For years individuals and organizations everywhere have talked about, and continue to work on combating, the dangers of alcohol-impaired driving. As a result, there has been a significant reduction in alcohol-impaired fatalities. However, impaired driving due to drugs other than alcohol, sometimes called “Drugged Driving,” is a growing concern across the United States and beyond. One of the most common drugs found in substance-impaired driving fatalities is marijuana.
Mr. Chris Halsor is the Traffic Safety Resource Prosecutor (TSRP)  in Colorado, where marijuana was first approved by state residents for medicinal use, and more recently for legal recreational use.  With the changes in the law,  Mr. Halsor has seen a troubling increase in drugged driving cases involving marijuana.
Impairment from Marijuana
Based on the science and the research, there is no question that marijuana impairs a person’s mental and physical? abilities. It is wrong to believe that marijuana use does not result in impaired driving. It is a scientific fact: Marijuana use increases the risk of being in a fatal crash.
Of significant concern is the public’s misunderstanding of the signs of marijuana impairment. Message after message has shown alcohol-impaired individuals with slurred speech, poor balance, and problems walking. Mental impairment is actually a greater issue because 1) driving is a complicated task requiring a person to focus on a number of critical factors simultaneously, and 2) alcohol affects a person’s mind and judgment before the physical signs are visible—meaning a person is already mentally impaired by the time the physical signs are observed. Mr. Halsor noted that the predominant marijuana-induced impairment affects a person’s judgment. The impairment is less about the physical response, but that does not make it any less dangerous than alcohol.
The increasing potency of Delta 9 THC is another concern when considering a person’s impairment. Delta 9 THC is the active impairing ingredient in marijuana. Several years ago the THC concentration was typically under 10%, even as low as 2-6% in a “joint.” Now, the potency is significantly higher and marijuana stores in Colorado advertise this increased potency. It is not uncommon to see ads for 20% potency or greater. It has become a race to the top, resulting in greater impairment.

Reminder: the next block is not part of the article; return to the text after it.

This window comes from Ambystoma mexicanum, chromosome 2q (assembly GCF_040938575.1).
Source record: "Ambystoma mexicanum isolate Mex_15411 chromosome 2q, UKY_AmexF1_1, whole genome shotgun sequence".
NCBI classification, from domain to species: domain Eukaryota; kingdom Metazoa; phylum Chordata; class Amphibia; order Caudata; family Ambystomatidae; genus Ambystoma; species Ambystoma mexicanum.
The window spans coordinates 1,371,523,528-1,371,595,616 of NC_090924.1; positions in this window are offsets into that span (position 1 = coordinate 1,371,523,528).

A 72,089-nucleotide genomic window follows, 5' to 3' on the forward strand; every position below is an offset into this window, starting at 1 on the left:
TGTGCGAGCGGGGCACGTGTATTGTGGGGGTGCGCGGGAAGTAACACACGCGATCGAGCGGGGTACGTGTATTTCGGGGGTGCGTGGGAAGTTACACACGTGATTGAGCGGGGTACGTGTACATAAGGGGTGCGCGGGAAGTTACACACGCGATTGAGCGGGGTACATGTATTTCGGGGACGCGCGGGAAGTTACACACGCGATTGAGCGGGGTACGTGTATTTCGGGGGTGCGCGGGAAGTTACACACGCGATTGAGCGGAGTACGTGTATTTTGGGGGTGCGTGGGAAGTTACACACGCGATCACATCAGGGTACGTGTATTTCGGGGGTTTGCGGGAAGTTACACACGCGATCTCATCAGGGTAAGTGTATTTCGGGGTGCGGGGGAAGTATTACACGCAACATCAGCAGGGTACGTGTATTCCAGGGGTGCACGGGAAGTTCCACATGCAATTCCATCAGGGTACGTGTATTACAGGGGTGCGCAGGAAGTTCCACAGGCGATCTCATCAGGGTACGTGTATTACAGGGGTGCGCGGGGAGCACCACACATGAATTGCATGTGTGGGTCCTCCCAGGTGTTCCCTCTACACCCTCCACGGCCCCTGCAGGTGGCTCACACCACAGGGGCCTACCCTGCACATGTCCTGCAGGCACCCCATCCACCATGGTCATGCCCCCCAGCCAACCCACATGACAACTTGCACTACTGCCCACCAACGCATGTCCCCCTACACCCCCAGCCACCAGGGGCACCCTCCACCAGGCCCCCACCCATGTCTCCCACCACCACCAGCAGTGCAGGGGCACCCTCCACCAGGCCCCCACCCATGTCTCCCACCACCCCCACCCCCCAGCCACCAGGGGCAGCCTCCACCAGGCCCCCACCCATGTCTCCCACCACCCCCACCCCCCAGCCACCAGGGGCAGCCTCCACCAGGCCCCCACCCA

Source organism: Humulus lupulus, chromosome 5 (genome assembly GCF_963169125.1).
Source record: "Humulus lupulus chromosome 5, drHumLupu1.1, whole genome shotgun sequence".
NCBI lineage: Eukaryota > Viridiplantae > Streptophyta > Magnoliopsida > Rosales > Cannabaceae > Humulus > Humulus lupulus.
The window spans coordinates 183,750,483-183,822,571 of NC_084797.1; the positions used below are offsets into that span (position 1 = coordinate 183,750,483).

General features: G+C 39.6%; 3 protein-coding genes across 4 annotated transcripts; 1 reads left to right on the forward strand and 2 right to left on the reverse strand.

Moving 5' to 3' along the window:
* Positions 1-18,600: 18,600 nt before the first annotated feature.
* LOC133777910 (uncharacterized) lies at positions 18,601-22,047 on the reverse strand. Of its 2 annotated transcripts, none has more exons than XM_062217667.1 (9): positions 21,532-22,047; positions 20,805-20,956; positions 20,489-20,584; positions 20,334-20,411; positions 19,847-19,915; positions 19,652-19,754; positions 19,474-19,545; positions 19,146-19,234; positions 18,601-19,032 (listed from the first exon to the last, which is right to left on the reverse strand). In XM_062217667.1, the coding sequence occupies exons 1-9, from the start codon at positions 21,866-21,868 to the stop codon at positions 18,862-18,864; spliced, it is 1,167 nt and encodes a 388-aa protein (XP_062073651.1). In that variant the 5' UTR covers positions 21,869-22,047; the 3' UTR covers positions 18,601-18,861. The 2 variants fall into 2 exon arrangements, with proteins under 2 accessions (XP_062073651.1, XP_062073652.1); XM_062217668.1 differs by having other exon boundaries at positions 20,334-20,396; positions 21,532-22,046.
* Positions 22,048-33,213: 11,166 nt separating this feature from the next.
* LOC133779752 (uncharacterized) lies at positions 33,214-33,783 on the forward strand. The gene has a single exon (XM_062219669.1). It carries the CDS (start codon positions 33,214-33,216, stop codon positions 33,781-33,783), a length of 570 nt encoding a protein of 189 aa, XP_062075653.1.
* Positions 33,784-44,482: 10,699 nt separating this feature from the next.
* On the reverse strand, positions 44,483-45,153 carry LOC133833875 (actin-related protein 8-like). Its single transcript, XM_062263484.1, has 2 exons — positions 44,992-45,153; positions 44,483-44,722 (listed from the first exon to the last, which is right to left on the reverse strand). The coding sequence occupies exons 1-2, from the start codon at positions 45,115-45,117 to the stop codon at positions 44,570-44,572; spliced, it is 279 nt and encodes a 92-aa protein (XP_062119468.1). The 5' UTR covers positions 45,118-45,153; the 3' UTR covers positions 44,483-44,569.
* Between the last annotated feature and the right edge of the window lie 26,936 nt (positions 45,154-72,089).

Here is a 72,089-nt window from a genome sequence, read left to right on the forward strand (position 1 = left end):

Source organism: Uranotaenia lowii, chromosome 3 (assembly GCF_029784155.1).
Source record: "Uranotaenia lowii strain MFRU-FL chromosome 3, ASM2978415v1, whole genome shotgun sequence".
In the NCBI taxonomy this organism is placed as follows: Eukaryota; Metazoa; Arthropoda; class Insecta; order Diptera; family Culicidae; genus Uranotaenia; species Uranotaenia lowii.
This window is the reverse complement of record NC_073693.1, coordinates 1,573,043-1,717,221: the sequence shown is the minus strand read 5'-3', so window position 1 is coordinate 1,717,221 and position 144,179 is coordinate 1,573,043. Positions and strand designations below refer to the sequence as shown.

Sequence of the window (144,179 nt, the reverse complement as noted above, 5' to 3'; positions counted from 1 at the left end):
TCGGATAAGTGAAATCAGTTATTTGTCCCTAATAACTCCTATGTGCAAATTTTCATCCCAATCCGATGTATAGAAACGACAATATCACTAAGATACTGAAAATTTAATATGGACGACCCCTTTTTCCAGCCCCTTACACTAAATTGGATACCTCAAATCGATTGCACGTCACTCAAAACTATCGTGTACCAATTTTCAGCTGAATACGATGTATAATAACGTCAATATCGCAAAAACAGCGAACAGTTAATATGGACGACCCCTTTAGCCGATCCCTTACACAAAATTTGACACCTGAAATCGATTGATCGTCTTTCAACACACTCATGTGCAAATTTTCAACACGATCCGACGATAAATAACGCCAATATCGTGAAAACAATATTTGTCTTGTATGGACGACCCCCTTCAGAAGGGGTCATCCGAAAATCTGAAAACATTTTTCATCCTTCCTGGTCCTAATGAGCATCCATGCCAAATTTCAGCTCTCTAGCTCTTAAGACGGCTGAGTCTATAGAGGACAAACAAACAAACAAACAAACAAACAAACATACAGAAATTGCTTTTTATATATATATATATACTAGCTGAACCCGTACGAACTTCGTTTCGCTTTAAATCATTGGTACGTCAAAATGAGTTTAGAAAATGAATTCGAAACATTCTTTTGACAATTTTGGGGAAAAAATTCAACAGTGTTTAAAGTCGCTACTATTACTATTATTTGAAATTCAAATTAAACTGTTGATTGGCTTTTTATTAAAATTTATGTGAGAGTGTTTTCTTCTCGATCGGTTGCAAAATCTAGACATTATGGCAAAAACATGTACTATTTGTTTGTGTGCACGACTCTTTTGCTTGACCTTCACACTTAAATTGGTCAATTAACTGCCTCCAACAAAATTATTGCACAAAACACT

Putting the THC concentrate into a variety of foods also creates problems. Adding the concentrate to food products results in delayed impairment. People consume these products, do not initially feel any effects and then drive, with the effects impacting them while driving.
Drugged Driving and Per Se Drug Laws
Many states have passed a ‘per se’ law, similar to the .08 breath alcohol concentration (BrAC) per se law for alcohol. Colorado passed a modified per se law that allows jurors to infer impairment if a person has 5 nanograms or greater of THC in their blood.
One argument against a per se law is that marijuana stays in the body for up to 30 days. However, Delta 9 THC is generally in the blood only 1 to 3 hours. The THC that is found in the body days later is THC-COOH, an inactive non-impairing metabolite.
Shortly after NTSB’s announcement of the NTSB Most Wanted List in January 2014, the Traffic Safety Guy was able to briefly speak with NTSB Board Member Dr. Mark Rosekind. I asked him about substance impaired driving and the issues marijuana is causing for safe driving. His response is part of this episode.
- NIDA – Marijuana Abuse
- NTSB – Most Wanted List
- ONDCP – Drugged Driving
- The Pew Charitable Trusts – How High is Too High to Drive?
- Fatal Car Crashes Involving Pot Use Have Tripled in U.S.
- Trends in Alcohol and Other Drugs Detected in Fatally Injured Drivers
- NHTSA – 2007 National Roadside Survey of Alcohol and Drug Use by Drivers
- NDAA – Between the Lines – A New High in Colorado
- Traffic Safety Guy Video – NTSB – Most Wanted List
- Highway to Safety Podcast Episode – Drugged Driving
 A TSRP provides traffic-related education, research and technical assistance to prosecutors and law enforcement, with an emphasis on impaired driving.
 Marijuana is still considered an illegal drug by the U.S. Federal Government; thus, there is a dispute on whether or not the drug is legal.
 This episode is not a discussion on the pros and cons of legalizing marijuana. The focus is marijuana’s impact on traffic safety.